How Do Children Learn to Play?

Remember being a kid and running around the playground, coloring a picture, or playing with a special toy? Sure, you were having fun, but did you realize you were actually progressing through important milestones of play development?

Probably not–to kids, play feels like, well, play. And sometimes it even looks that way to grownups. But in fact, play is a major part of childhood development, and playing actually contributes to speech and language growth.

So how do kids learn to play? There are 6 specific stages of play that children move through as they get older. Let’s look at how babies and toddlers play as they develop, and how these milestones impact speech and language development. 

Why is play so important to early childhood development?

Play is vital for a child’s development for many reasons. One is that play allows the child and their parent or caregiver to experience something together. This promotes joint attention and provides opportunities for language modeling from the caregiver. The more children hear language, the sooner they’ll learn to use words themselves.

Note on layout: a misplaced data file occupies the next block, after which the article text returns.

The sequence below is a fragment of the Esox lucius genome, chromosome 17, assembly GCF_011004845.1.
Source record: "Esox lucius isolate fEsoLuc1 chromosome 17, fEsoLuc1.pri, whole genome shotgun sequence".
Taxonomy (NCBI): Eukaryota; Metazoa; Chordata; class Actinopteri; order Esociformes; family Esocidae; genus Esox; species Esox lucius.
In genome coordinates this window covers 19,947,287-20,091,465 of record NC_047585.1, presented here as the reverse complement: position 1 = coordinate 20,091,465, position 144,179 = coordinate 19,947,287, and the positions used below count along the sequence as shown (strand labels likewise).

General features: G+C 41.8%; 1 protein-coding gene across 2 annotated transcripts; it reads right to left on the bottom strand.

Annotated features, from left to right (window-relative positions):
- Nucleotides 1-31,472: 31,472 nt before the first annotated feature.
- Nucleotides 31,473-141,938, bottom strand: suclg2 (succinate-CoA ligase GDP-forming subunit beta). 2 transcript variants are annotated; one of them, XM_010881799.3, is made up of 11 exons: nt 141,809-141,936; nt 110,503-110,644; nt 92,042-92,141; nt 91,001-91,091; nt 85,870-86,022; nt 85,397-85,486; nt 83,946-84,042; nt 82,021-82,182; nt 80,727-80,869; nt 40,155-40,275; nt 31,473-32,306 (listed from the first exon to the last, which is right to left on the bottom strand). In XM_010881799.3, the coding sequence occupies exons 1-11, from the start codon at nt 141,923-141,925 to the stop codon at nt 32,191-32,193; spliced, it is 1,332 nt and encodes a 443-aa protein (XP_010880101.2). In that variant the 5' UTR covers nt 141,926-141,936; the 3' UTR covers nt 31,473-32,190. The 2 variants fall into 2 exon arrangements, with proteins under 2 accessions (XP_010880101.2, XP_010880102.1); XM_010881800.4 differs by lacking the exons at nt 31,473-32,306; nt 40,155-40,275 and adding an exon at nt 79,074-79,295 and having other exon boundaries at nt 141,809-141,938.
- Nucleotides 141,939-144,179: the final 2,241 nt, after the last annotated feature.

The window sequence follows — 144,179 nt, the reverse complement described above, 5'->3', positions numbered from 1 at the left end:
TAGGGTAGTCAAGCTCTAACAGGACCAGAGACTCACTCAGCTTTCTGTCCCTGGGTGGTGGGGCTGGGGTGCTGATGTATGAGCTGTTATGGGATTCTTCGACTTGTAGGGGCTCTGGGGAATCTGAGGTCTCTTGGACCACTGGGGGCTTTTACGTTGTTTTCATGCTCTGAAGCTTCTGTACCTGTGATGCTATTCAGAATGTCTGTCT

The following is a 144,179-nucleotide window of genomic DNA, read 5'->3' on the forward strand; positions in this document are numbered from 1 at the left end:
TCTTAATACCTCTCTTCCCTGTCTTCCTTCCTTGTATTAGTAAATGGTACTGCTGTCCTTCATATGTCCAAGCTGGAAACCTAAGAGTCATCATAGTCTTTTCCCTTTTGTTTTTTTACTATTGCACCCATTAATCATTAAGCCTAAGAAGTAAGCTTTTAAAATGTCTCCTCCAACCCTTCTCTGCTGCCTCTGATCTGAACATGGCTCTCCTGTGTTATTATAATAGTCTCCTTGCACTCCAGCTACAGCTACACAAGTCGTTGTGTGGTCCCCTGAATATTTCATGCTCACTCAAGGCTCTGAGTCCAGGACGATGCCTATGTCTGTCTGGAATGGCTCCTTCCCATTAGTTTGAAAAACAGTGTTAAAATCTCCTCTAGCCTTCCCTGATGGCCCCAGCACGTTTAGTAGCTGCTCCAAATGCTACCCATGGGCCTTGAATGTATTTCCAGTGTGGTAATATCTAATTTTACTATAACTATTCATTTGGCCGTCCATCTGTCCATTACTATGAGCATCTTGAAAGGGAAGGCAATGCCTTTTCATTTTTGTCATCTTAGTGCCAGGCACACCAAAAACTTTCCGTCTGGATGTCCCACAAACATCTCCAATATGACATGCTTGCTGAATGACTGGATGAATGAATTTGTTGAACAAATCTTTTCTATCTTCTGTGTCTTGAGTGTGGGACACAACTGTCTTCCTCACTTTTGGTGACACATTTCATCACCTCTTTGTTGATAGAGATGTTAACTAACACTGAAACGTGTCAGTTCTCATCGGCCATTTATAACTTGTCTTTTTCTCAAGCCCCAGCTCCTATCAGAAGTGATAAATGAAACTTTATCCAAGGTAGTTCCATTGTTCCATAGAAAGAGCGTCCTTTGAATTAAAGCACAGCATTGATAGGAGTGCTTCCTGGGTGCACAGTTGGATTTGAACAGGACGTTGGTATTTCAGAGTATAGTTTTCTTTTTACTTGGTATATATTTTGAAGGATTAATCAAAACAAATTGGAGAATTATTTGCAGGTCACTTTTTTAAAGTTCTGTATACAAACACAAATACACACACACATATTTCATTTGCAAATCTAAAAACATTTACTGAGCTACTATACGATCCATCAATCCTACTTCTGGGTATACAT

Playing also promotes turn-taking. When kids take turns while playing, such as rolling a ball back and forth or making silly faces with another person, they’re learning the foundation for having a conversation. Here’s an example of a simple exchange:

Caregiver: “Do you want an apple?” 

Child: “No. Cracker.” 

Caregiver: “You want a cracker?” 

Child: “Yes!” 

Notice the questions and responses? How each person says something in response to the other? When kids start talking, the back-and-forth of their conversation will be simple at first. But with time and practice, their language skills will continue to grow!

The 6 stages of play and engagement with others 

You may be surprised to know that the stages of play can begin as early as birth! These 6 stages are related to how a child interacts with their environment early on, and with other people as they grow. Here’s how children learn to play:

1 Unoccupied play: From birth to 3 months old

A very young baby spends time learning about their body by moving their arms, legs, hands, and feet. Think about the times you’ve seen a baby lying on a blanket, kicking happily, and smiling at the ceiling fan or light. They are likely in the stage of unoccupied play. 

2 Solitary play: From birth to 2 years old

During their first two years, babies and toddlers begin to independently explore their environment. They play alone and aren’t yet interested in playing with others. So maybe you take your 20-month-old to the park to play in the sandbox. They would be focused only on what they’re doing, without engaging with other kids. 

3 Spectator/onlooker behavior: 2 to 2 and a half year old